Combustion Engine Spectroscopy

Car engine emissions are responsible for large parts of air pollution in cities. The large range engine types and fuels produce numerous gaseous and particle-bound pollutants which makes research extremely complex and impactful.  We study the chemical mechanisms that lead to pollutant formation, assess abatement technology to reduce pollution, in collaboration with industry. Further, somehow pollutants are linked to incomplete combustion, which also reduces the engine efficiency. We tackle the fundamental chemical processes within a combustion engine, by means of optical and mass spectrometry, and with that we will advance knowledge for greener and more performing cars.
Spark-induced breakdown spectroscopy for fuel-air equivalence ratio measurements at internal combustion engine-relevant conditions
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Spectrochimica Acta Part B: Atomic Spectroscopy, Volume 155, 2019, Pages 79-89, https://doi.org/10.1016/j.sab.2019.03.006.

 

Spark-induced Breakdown Spectroscopy was used for local fuel-air equivalence ratio measurements of premixed methane-air mixtures by a discharge from an inductive ignition system in a constant volume cell. Elemental emissions of hydrogen Balmer-alpha line (Hα), nitrogen (N746) and oxygen (O777) were experimentally observed in the vicinity of the electrode gap, using a lens-coupled spectrometer and an intensified camera. After optimization of the gating strategy, the spectral emission features, i.e. line intensity ratios and peaks width (full width at half maximum) ratios were analyzed and their relation with the local fuel-air equivalence ratio at the spark plug was discussed, for operating pressures ranging from 10 to 20 bar.

Results showed that a change in pressure and temperature did not affect the spectral emissions' atomic peaks ratios, as long as the density was kept constant. For tests at constant temperature and at constant pressure, the peaks intensity ratios showed a linear correlation with local fuel-air equivalence ratio, while peaks width did not show noticeable changes. When pressure was varied, while keeping temperature and fuel-air equivalence ratio constant, a different behavior was observed: peaks intensity ratio were only slightly affected by pressure change, more prominently at fuel-rich conditions, while a peak broadening was clearly recognizable, as the peak width linearly increased with pressure.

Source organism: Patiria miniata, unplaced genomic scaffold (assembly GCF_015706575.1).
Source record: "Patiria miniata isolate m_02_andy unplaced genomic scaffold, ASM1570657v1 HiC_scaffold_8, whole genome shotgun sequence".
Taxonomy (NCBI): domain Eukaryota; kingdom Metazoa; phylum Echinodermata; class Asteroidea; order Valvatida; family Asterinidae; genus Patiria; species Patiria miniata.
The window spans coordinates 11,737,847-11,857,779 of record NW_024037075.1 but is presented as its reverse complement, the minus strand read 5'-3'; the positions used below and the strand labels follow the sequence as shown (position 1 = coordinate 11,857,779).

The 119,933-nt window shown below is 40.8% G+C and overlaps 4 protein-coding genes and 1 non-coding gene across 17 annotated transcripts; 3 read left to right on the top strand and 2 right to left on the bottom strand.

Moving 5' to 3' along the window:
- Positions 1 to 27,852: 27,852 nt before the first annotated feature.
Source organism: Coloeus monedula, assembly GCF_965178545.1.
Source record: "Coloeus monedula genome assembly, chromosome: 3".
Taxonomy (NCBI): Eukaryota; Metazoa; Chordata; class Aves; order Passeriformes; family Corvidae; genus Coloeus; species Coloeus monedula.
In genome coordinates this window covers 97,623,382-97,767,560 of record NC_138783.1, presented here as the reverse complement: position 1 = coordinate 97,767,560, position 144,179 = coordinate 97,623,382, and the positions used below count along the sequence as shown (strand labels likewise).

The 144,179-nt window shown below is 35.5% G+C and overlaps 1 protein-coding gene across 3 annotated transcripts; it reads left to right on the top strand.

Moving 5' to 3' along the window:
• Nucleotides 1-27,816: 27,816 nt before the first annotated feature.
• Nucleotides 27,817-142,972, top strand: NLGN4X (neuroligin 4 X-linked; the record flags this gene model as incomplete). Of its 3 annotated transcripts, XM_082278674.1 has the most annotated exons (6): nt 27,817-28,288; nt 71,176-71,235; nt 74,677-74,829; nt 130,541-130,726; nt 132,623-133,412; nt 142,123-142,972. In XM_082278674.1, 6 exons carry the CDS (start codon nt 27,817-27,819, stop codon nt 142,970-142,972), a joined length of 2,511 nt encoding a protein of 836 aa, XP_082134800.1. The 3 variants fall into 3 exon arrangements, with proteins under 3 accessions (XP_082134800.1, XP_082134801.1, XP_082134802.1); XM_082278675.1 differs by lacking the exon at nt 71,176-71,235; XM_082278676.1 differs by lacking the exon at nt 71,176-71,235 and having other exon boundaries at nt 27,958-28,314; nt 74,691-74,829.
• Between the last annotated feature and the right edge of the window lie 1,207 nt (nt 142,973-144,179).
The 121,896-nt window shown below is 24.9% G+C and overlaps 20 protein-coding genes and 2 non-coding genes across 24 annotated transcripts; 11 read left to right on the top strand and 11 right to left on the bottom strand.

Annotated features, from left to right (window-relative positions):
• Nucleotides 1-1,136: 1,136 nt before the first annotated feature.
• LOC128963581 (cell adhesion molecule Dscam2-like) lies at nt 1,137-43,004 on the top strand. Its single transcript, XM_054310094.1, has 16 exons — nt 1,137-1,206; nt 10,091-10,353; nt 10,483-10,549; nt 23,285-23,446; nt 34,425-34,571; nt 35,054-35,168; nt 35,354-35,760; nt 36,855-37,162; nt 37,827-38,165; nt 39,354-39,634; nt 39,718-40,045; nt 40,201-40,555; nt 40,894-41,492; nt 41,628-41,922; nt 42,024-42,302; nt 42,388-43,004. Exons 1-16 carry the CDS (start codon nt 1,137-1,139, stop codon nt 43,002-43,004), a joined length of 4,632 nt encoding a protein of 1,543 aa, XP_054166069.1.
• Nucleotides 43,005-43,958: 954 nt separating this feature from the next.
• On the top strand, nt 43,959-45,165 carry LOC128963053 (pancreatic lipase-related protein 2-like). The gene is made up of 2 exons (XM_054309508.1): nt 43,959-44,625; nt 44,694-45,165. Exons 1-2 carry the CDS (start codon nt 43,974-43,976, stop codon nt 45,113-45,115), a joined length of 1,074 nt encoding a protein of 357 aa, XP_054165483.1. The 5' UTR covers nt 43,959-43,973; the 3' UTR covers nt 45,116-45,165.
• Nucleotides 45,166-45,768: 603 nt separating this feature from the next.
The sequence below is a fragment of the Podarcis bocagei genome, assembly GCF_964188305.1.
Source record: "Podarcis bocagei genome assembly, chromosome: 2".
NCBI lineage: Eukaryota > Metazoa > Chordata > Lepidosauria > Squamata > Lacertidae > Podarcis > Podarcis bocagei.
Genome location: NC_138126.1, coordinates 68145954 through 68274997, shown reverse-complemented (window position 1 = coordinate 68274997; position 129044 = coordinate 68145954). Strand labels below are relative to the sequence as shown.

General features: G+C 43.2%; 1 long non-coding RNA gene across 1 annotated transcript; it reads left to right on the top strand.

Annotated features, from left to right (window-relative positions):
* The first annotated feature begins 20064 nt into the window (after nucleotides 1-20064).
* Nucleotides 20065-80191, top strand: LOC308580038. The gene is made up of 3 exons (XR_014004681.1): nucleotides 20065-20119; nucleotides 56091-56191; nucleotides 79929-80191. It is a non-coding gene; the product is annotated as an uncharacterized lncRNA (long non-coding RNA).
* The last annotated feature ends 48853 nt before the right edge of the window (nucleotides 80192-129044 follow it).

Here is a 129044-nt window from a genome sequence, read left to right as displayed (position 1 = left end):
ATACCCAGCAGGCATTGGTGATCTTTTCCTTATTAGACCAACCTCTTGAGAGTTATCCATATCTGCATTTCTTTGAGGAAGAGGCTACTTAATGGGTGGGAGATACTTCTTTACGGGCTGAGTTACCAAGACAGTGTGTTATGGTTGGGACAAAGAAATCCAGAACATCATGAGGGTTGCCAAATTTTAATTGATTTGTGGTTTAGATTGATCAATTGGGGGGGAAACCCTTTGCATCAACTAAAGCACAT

Moreover, an additional optical setup involving a fiber-optic spark plug was implemented with the aim to adapt the proposed diagnostic tool to engines in operando. Comparisons with the lens setup showed that the developed technique is promising as a compact and versatile tool for applications involving local fuel-air equivalence ratio measurements at different ambient conditions.

Spark-induced breakdown spectroscopy of methane/air and hydrogen-enriched methane/air mixtures at engine relevant conditions
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Spectrochimica Acta Part B: Atomic Spectroscopy, Volume 148, 2018, Pages 152-164, https://doi.org/10.1016/j.sab.2018.06.013.

 

An experimental study of temporally and spatially resolved spark-induced breakdown spectroscopy (SIBS) of methane and hydrogen-enriched methane mixtures is reported for premixed combustion in internal combustion engines. Experiments were conducted at quiescent conditions in a small constant volume chamber, varying pressure, stoichiometry and hydrogen admixture rates. Spectral emissions of hydroxyl (OH) at 306 nm, NH at 336 nm, the cyanogen (CN) band at 388 nm and the nitrogen second positive system (N2) were spatially resolved on a time-integrated setup. OH emissions were found to be strongest between the electrodes, whereas CN emissions were more pronounced at the center and ground electrode. Metal emission lines were observed, partially interfering with the radicals of interest. Energy dispersive X-ray spectroscopy showed nickel, copper and iron shares in the noble metal electrodes, confirming the origin of these metal emissions. Simultaneously to time-integrated spectra, temporally-resolved spectra at a frame rate of 100 kHz were recorded during the glow phase of the electrical discharge. Comparison of both spectra revealed a good agreement in terms of spectral characteristics and resolved species. Temporally-resolved spectra highlighted the strong dependence on the electric discharge characteristics of the inductive coil ignition system in the early phase of ignition. Ratios of CN/OH and CN/NH were found to correlate with the fuel-air equivalence ratio, but shot to shot repeatability was up to a factor 3 larger than the dependence on the mixture composition. Moreover, these ratios changed with increasing pressure at ignition timing, and with the higher pressure metal emission lines became more pronounced. Additionally, at pressures higher than 2 bar, the equilibrium position shifted to the disadvantage of the second positive system of nitrogen, suppressing this emission. Hydrogen admixture to methane of up to 50 vol% were found to not significantly alter the spectral signature between 300 and 400 nm, only marginally affecting the signal ratios of CN/OH and CN/NH.